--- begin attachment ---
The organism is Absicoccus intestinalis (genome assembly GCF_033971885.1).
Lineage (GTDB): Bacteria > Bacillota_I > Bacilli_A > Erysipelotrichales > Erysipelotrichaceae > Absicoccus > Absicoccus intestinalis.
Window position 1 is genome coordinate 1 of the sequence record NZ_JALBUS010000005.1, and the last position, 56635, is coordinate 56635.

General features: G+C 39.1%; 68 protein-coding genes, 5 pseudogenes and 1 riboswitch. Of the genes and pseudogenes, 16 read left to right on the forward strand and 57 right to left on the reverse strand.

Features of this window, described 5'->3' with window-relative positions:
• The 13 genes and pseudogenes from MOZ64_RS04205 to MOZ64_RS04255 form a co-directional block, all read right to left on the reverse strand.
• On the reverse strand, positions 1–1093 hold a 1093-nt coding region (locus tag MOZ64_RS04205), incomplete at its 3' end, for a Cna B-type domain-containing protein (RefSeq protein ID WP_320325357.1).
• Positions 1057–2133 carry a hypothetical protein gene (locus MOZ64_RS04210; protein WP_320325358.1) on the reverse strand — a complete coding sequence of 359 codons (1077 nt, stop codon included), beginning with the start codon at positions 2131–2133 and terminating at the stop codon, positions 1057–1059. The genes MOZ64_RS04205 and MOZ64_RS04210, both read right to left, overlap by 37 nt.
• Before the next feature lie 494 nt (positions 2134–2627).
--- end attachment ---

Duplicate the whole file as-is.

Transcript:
The organism is Absicoccus intestinalis (genome assembly GCF_033971885.1).
Lineage (GTDB): Bacteria > Bacillota_I > Bacilli_A > Erysipelotrichales > Erysipelotrichaceae > Absicoccus > Absicoccus intestinalis.
Window position 1 is genome coordinate 1 of the sequence record NZ_JALBUS010000005.1, and the last position, 56635, is coordinate 56635.

General features: G+C 39.1%; 68 protein-coding genes, 5 pseudogenes and 1 riboswitch. Of the genes and pseudogenes, 16 read left to right on the forward strand and 57 right to left on the reverse strand.

Features of this window, described 5'->3' with window-relative positions:
• The 13 genes and pseudogenes from MOZ64_RS04205 to MOZ64_RS04255 form a co-directional block, all read right to left on the reverse strand.
• On the reverse strand, positions 1–1093 hold a 1093-nt coding region (locus tag MOZ64_RS04205), incomplete at its 3' end, for a Cna B-type domain-containing protein (RefSeq protein ID WP_320325357.1).
• Positions 1057–2133 carry a hypothetical protein gene (locus MOZ64_RS04210; protein WP_320325358.1) on the reverse strand — a complete coding sequence of 359 codons (1077 nt, stop codon included), beginning with the start codon at positions 2131–2133 and terminating at the stop codon, positions 1057–1059. The genes MOZ64_RS04205 and MOZ64_RS04210, both read right to left, overlap by 37 nt.
• Before the next feature lie 494 nt (positions 2134–2627).